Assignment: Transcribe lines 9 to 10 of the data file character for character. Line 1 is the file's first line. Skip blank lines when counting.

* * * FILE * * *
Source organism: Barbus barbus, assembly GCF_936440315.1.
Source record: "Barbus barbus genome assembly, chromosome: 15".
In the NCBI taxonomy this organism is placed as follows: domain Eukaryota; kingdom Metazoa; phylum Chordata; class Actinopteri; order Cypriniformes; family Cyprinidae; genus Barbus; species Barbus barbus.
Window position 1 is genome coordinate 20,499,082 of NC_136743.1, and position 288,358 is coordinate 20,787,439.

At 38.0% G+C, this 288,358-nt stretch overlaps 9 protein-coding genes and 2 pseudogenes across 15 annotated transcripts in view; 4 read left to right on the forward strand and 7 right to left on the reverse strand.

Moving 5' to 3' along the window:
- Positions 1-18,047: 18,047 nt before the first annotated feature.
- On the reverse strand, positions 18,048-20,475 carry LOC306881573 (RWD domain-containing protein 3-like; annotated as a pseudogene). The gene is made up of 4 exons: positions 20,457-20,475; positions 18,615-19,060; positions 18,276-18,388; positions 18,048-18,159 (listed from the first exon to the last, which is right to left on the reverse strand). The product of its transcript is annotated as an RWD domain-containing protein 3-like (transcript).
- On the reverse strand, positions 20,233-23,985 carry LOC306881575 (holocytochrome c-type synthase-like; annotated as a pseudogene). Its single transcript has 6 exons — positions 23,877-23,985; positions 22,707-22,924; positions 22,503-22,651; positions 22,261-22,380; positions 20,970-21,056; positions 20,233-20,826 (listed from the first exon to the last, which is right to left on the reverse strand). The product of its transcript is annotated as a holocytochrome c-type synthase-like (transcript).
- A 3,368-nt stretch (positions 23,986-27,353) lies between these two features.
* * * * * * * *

- On the reverse strand, positions 20,233-23,985 carry LOC306881575 (holocytochrome c-type synthase-like; annotated as a pseudogene). Its single transcript has 6 exons — positions 23,877-23,985; positions 22,707-22,924; positions 22,503-22,651; positions 22,261-22,380; positions 20,970-21,056; positions 20,233-20,826 (listed from the first exon to the last, which is right to left on the reverse strand). The product of its transcript is annotated as a holocytochrome c-type synthase-like (transcript).
- A 3,368-nt stretch (positions 23,986-27,353) lies between these two features.